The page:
26th/27th January 2014: Waxing Quarter Moon in Taurus

by Sarah Varcas on 21/01/2015

 

Quarter Moon in Taurus, managing the mind, knowing thought, creating the future, present moment awareness
Image: “Constructing a View” by Gary Rosenberg

 

Old Habits Die Hard

By

Sarah Varcas

 
The Quarter Moon occurs at 4:50 am GMT on 27th January in the 7th degree of Taurus. Against the backdrop of Mercury retrograde this Moon invites us to consider areas of our experience that we tend to gloss over and to take this opportunity to reshape them. When in Taurus the Moon seeks certainty and stability. Familiarity is welcomed, the unknown avoided. This is a Moon who appreciates predictability and wobbles in the face of change. When waxing to full a Taurean Moon requires firm roots sent deep into the earth to sustain the current creative cycle. Whatever we are manifesting, be it our life’s work, a new beginning or simply a tidier house or more organised day, the strongest roots are those planted not in old soil depleted by the demands of our habitual behaviours and beliefs, but fresh new soil, rich in nourishment and powerfully sustaining.

This Moon reminds us it is we who are the soil. No matter what we hope to create or how we intend to change, it is our thoughts, feelings and behaviours which form the growing medium in which seeds of the new are planted. For any seed to grow strong and vibrant it needs to be in the right kind of soil with the right combination of nutrients. Without this a seed will do nothing but rot and the opportunity for new life is lost. It is the same for every creative endeavour: we must plant the seeds of intention, desire and aspiration in the soil of constructive attitudes and robust commitment if they are to eventually bear fruit. Pursuing future change without doing something different in the present is like planting in tired soil, starved of nutrients and bereft of the nourishment needed to give birth to the new.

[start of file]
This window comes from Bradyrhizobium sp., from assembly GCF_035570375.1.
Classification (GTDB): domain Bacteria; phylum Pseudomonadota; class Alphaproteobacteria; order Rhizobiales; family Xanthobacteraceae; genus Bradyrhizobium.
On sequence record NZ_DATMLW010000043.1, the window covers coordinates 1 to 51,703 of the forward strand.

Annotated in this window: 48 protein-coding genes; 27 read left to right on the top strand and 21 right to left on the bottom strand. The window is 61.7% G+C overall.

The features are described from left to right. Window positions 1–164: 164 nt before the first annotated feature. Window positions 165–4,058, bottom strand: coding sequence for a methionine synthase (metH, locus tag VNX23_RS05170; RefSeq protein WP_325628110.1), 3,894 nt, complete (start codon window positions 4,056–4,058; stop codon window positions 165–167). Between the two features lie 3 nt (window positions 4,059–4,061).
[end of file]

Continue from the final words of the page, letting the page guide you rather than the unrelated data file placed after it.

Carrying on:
Whilst a waxing Quarter Moon is a powerfully creative time, we must stay alert to the ground in which we expect our seeds to grow. We may want to change the whole world but if we are unwilling to change our attitude in the present moment, still replaying old thoughts, indulging in unhelpful habits or continuing to exercise negative attitudes which keep us stuck, we really won’t get very far and neither will our creations! It can be tempting at times to set our sights too wide, wanting to change everything about ourselves and our lives without recognising that true change happens right now in our mind and heart as we live each tiny moment of our day, not in some imagined future when everything’s sorted and we’re living the life of our dreams. If we won’t step off the roundabout of our habitual thoughts today we’ll never be able to board a more enjoyable ride into the future!